There’s a general theory that things are falling behind because Apple is prepping for an ARM switch through their own CPU fabs, which is a fascinating theory. It could result in Mac laptops that just absolutely demolish the competition, if iPad benchmarks are anything to go on (imagine an A12X with 2x or 3x the cores in a MacBook Pro). Apple can effectively make this transition by copying the strategy they used with the PowerPC-to-Intel transition- modify XCode so that every compile embeds an ARM and x86 binary, and within a couple years all Mac apps will work on both platforms, and maybe embed an x86 emulator to run un-updated apps at slow speeds. But it will also cripple Mac purchases in a large number of markets, because running Windows through a VM or Boot Camp will no longer be possible, and a lot of applications that enable Win32 execution- like WineSkin, CrossOver, PlayOnMac, DOSBox etc- won’t work anymore. Heck, many retail MacOS games from companies like EA are actually running with Cedega/Cider and would be irreversibly broken.
An ARM MacOS might eventually create iPads that run MacOS and can also run iOS apps, which would be tremendous for content creators (I’d buy a MacOS iPad Pro in a nanosecond based on the current configuration and set up a dock at home and work to use it as a workstation), but I’m skeptical of that happening. It seems too pie-in-the-sky.
The Halo Effect is Dying
This is my big thesis that worries me. Steve Jobs talked a lot about the Halo Effect. People talked about the iPod Halo Effect- that people who buy iPods often ended up buying Macs- a lot, but the first big Halo Effect was- Steve Jobs catered to the designers and creators, and their purchases would “trickle down”.
When everyone in Hollywood used Final Cut on a Mac, people trying to be “hip” would copy those purchases. People look up to those “creators” when deciding on their own purchases. Jobs catered to photographers, to video editors, etc. Jobs always had a flagship Mac Pro and MacBook Pro that wasn’t all that profitable …because it had downstream effects on their brand.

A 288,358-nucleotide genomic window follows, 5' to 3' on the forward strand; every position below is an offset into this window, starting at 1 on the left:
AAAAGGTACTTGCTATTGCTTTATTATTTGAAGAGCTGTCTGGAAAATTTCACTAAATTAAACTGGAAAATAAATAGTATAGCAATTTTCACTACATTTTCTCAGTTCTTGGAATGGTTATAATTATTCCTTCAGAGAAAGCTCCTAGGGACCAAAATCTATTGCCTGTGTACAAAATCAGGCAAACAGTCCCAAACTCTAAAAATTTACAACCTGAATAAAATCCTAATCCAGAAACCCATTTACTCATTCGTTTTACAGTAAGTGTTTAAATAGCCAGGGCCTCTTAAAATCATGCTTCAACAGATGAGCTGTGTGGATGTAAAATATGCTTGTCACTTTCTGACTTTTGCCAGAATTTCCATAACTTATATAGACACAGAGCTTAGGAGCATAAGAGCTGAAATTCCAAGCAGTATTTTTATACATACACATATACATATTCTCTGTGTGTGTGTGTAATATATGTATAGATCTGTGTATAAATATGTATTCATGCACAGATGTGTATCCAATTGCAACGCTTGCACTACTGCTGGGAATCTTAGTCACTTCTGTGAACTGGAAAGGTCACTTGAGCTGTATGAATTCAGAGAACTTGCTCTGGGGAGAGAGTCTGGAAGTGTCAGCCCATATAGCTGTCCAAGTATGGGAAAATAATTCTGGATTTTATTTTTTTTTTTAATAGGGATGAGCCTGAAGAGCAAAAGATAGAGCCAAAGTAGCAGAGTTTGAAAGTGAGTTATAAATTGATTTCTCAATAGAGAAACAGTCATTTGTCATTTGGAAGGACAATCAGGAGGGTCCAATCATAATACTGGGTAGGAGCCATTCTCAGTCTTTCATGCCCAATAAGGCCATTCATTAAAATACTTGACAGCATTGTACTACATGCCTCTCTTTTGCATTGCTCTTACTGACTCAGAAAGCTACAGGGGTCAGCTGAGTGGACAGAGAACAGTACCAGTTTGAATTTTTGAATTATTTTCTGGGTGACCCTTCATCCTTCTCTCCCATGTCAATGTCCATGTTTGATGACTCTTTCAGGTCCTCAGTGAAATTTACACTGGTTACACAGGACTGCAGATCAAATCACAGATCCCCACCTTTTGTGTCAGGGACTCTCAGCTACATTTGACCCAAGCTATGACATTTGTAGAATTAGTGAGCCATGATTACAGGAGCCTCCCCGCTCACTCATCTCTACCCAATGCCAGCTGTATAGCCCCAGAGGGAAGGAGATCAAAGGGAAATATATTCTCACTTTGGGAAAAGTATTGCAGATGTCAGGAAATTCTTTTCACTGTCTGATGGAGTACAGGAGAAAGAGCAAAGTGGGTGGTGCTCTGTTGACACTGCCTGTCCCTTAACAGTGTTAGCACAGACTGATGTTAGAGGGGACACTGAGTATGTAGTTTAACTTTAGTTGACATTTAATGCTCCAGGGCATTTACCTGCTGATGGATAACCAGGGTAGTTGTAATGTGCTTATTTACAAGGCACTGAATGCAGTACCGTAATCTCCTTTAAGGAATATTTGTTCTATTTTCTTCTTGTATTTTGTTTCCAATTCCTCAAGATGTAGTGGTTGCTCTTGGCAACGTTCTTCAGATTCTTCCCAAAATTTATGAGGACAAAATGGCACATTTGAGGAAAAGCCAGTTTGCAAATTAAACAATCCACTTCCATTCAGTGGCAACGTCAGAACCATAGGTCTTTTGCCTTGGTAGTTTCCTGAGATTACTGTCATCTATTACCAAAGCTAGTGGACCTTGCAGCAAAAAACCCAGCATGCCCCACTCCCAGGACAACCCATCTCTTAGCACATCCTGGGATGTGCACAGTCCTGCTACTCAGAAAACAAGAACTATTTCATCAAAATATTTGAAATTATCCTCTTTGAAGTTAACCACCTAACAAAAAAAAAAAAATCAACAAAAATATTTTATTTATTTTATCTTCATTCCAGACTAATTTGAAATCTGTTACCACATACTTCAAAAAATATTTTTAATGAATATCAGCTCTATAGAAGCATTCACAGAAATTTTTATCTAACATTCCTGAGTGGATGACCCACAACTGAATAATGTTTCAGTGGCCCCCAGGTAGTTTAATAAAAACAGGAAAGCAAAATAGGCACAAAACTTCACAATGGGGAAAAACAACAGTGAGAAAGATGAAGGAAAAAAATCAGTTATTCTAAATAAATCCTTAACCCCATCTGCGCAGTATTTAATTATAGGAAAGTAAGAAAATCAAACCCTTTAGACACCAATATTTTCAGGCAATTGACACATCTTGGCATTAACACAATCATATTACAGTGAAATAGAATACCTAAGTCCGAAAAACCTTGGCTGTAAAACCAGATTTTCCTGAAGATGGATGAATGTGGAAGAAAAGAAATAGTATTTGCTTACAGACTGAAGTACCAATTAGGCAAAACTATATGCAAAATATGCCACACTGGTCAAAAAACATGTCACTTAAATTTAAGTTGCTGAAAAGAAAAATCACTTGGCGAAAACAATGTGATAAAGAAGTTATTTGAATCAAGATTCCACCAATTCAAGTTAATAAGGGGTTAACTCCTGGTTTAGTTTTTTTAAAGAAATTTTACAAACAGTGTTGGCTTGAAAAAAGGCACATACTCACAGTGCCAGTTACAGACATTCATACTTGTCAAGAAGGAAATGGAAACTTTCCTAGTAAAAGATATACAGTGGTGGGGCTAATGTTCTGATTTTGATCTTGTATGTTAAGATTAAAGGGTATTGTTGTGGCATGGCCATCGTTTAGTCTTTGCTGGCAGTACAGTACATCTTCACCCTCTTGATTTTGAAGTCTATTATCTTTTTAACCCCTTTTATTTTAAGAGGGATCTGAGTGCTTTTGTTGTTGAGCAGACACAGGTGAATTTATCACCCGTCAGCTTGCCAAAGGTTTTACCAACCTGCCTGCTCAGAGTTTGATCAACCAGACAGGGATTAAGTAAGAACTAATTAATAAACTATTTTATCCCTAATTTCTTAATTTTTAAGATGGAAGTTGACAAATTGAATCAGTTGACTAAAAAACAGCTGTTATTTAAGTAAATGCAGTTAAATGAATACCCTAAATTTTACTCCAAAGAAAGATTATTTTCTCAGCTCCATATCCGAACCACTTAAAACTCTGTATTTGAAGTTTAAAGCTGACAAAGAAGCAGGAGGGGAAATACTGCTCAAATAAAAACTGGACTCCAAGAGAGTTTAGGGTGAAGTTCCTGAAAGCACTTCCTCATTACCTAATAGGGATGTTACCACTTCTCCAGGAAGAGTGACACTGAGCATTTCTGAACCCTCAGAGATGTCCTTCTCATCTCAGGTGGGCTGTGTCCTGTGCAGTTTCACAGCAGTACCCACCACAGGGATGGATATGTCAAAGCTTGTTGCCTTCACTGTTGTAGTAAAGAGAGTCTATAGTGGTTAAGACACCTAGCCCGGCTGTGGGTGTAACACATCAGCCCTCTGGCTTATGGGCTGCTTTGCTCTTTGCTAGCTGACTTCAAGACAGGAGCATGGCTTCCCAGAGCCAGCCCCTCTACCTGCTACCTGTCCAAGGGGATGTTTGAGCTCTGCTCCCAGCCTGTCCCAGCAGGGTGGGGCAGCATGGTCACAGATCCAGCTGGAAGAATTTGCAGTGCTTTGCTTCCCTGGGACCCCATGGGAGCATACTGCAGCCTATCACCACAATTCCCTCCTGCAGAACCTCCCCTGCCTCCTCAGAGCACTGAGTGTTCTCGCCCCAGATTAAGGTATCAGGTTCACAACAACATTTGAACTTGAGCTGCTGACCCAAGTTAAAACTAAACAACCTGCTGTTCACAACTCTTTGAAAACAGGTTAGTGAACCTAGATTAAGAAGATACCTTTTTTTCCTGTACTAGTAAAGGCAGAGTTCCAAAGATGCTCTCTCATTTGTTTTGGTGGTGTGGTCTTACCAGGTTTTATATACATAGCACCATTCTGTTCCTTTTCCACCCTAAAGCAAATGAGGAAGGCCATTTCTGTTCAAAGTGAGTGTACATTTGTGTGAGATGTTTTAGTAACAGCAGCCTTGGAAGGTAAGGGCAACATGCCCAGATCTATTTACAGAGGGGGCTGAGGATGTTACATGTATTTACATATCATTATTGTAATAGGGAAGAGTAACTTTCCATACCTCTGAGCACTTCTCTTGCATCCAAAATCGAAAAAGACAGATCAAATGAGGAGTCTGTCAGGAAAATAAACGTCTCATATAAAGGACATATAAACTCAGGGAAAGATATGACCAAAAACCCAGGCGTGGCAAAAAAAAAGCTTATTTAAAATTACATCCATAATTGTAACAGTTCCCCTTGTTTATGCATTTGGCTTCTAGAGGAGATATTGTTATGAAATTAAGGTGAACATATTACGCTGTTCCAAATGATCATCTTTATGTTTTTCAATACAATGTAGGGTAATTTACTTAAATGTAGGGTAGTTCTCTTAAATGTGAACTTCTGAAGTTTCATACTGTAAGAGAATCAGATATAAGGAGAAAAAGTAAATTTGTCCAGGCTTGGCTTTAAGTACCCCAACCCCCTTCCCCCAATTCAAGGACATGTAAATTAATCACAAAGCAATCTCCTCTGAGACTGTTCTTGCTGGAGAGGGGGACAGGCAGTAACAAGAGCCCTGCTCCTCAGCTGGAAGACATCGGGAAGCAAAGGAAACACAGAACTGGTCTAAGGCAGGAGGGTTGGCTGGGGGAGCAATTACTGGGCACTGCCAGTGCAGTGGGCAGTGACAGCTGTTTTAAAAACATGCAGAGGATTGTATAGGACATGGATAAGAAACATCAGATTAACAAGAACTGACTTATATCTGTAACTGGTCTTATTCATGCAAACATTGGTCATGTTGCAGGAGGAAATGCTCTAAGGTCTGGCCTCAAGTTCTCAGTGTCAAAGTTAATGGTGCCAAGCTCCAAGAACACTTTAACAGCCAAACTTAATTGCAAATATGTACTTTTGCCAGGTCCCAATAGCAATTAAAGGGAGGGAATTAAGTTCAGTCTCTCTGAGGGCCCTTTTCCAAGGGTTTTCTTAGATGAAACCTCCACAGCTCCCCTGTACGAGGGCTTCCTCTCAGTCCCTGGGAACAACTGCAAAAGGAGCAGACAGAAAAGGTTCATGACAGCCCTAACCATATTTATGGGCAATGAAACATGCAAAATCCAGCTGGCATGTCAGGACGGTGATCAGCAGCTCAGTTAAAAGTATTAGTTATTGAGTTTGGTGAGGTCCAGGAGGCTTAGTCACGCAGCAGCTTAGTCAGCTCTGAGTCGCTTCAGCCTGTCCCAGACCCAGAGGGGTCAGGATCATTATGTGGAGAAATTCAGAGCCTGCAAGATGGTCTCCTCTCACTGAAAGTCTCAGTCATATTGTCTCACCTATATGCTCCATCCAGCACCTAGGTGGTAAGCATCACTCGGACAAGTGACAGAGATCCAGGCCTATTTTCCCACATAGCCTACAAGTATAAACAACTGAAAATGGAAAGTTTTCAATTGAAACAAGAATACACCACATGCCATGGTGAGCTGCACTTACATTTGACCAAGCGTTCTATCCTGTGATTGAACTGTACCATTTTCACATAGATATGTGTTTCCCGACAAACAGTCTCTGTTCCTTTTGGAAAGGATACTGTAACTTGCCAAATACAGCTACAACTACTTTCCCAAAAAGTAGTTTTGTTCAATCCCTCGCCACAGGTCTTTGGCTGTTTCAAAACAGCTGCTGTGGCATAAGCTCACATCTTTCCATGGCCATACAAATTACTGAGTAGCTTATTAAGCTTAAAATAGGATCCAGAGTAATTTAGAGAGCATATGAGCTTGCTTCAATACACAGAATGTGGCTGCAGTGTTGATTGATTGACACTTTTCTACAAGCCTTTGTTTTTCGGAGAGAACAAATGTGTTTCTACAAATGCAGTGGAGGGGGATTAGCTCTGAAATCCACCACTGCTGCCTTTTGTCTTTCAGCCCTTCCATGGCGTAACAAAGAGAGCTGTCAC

I feel like Tim Cook has done a calculus that they don’t make much money on those and stopped caring about them. Final Cut has long lost it’s position of premiere (no pun intended) video editor. Photographers now primarily use Lightroom and can switch between Mac and PC pretty easily and Apple’s declining relative performance and forced dongles are hurting them in the photographer space. Etc, etc. Artists are moving to the Surface line. I’m seeing less and less creative professionals that have their needs served by Apple.
Those creative professionals are actually less profitable for Apple than average consumers. But they added to the brand tremendously .
I think by failing to cater to those people, by increasing their profit margin on their high end machines and adding features like the Touch Bar as a high end item, Apple is shifting their brand from “creative professionals” to “expensive designer laptops”. And I think that is going to hurt them down the road in terms of customer loyalty.
I guess I overall feel like the iPhone’s issues (in North America/Europe) are overstated, but Apple’s iPad and Mac pillars are becoming vulnerable, and they’ve proven unable to create new pillars (Apple TV, HomePod, etc) that stand on their own outside of the ecosystem, and haven’t been able to gain customer loyalty in China.